Waiting is a big part of my working life as a photojournalist. Waiting to be contacted, waiting for permission, waiting for the light and waiting for the right moment to happen. Recently, I was waiting at a Timor Leste prison for permission to photograph the inmates. I sat behind the metal bars watching the sun going down hoping we could start taking pictures before it got too dark. Getting into a prison as a photographer is not always easy. Permission has to come from the guards, warden and often politicians, all of which takes time. Everyone has a vested interest in what I see and photograph except regrettably the prisoners themselves. Waiting was uncomfortable, the buckled chair wobbled and threatened to collapse each time I moved. Across the compound I could see men with the word prisoner, emblazoned in bold letters on their shirts. I’ve photographed prisons in other countries. Sometimes it’s easy to get in and on other occasions I’ve waited days, weeks, even months to be told no, I can’t come in. Once when I was at a prison in the Philippines a guard with a gun strapped across his chest, performed karaoke for me as I waited to meet the prisoners. On this occasion I was lucky. I got permission, passed security, went through the gates and then I waited for the prisoners, also the captive audience of the guard’s karaoke via loudspeakers. A poorly performed Elvis Presley numbers doesn’t make waiting any easier!
Photography Studies College celebrates International Women’s Day, 8 March with a Photography Exhibition titled ‘reverie’ featuring work by female students and graduates. For the 6th year in a row the Queen Victoria Women’s Centre has invited PSC to exhibit in the foyer of their building, ground floor 210 Queen street Melbourne.This year marks the 107th INTERNATIONAL WOMEN'S DAY.
Mandarine Montgomery is a Melbourne based photographic artist and Master Photographer with the Australian Institute of Professional Photography. She joined the PSC team in December 2017 in the role of Communications and Future Students Co Ordinator. She has worked in many genres of photography, but her passion lies in conceptual fine art portraits and live music photography. Here she gives her top ten tips for nailing a gig shoot.
Today we are sitting down with second year Bachelor of Photography student Alex Mclaren to hear about his experience of the Obscura Festival of Photography and what he learned from such a unique festival.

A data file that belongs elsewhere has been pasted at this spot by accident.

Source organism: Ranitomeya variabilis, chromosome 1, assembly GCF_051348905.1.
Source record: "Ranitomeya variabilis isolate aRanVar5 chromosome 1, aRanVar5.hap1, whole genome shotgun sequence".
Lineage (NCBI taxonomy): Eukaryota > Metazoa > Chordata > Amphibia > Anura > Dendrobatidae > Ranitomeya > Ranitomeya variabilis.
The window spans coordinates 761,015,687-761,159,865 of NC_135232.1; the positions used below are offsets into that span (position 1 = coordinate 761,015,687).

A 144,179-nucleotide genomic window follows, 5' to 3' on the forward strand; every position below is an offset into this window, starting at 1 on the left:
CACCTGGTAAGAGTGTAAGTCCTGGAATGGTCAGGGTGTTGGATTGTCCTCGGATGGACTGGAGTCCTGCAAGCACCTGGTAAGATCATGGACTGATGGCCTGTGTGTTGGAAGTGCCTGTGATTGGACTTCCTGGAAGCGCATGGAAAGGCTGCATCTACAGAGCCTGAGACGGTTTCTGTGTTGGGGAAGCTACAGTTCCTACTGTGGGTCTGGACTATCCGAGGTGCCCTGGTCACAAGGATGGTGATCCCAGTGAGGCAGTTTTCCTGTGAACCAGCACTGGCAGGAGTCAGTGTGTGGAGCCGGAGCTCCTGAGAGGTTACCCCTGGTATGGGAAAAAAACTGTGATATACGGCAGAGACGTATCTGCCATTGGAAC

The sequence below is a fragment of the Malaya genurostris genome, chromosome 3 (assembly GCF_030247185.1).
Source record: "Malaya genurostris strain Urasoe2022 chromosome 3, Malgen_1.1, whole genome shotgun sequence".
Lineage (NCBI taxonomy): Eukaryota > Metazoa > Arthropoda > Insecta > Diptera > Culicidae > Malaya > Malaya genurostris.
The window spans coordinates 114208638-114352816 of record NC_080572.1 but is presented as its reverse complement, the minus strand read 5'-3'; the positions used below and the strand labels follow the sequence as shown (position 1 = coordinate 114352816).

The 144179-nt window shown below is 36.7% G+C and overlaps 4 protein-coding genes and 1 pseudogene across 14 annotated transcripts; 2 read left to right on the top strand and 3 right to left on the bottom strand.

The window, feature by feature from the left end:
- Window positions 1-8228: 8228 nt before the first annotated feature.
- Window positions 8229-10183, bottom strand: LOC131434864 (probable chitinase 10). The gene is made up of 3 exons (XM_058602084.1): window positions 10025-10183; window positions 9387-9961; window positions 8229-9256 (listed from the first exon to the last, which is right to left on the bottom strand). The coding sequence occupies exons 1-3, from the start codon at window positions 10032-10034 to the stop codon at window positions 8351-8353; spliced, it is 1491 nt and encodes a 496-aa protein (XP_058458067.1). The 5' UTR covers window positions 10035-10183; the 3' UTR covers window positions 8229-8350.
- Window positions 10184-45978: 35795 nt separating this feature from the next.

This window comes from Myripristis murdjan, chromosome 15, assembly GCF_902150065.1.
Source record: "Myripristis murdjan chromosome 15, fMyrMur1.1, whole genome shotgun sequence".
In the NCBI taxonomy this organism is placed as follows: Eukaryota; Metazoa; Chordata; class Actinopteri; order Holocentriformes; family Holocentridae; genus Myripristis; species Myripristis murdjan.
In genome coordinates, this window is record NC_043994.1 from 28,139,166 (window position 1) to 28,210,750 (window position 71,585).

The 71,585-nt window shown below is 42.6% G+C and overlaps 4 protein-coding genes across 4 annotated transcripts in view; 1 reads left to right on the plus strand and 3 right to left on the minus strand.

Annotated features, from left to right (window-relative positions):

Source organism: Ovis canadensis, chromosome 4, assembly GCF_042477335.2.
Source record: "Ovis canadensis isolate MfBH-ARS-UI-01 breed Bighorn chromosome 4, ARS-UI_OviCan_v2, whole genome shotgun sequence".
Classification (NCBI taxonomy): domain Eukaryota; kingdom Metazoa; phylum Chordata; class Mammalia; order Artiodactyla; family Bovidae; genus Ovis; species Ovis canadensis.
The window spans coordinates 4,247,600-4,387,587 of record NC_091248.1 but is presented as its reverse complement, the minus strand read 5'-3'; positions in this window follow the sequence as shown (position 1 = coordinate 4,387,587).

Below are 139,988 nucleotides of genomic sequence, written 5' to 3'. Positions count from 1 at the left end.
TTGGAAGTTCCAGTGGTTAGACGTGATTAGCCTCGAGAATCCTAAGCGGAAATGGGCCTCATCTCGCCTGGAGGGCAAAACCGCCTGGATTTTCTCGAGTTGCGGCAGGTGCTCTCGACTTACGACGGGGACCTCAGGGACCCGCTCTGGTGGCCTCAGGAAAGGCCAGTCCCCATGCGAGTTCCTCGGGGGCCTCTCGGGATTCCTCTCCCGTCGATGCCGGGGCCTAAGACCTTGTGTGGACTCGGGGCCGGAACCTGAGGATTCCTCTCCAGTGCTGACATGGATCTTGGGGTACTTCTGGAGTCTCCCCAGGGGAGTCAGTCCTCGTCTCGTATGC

For many of our second year Bachelor of Photography students who went to the Obscura Festival of Photography this year, they hadn't been to Malaysia before, however one of our international students Antoine Loncle was born in Penang and was living there before he moved to Melbourne to undertake his studies at PSC. We sat down with Antoine to chat about his experience at Obscura and his perspective on his town.
With a range of stunning work, our students have brought together family history, environmental issues, sports, fashion, and an array of people with stories so unique they often slip under the radar. Created by students in the Bachelor of Photography course, Advanced Diploma of Photography course, and the Pathway Program, our mid year exhibition is an amazing showcase of our talented and passionate students. Visit the college to see even more work!
This week we caught up with Advanced Diploma of Photography student Clare Delaney to learn about her journey here at PSC.
“ 'Hear the dance, see the music' is a quote spoken by the legendary choreographer George Balanchine, to describe the relationship between dance and music. In six words, he has articulated how dance visually expresses music, and what dancers should bear in mind when they perform. For many, dance is music made visible."
Wanderlust, that deep desire to travel to a place far away, is a familiar feeling in so many of us. What if you had the opportunity to travel overseas and do a workshop with renowned photographers, then sit down and have a drink and chat with them afterwards, all the while improving your photography? Of course you would go! That's exactly what some of our second year Bachelor of Photography students did. We recently caught up with Monica Wilmott who went to Malaysia's premiere photography festival; Obscura.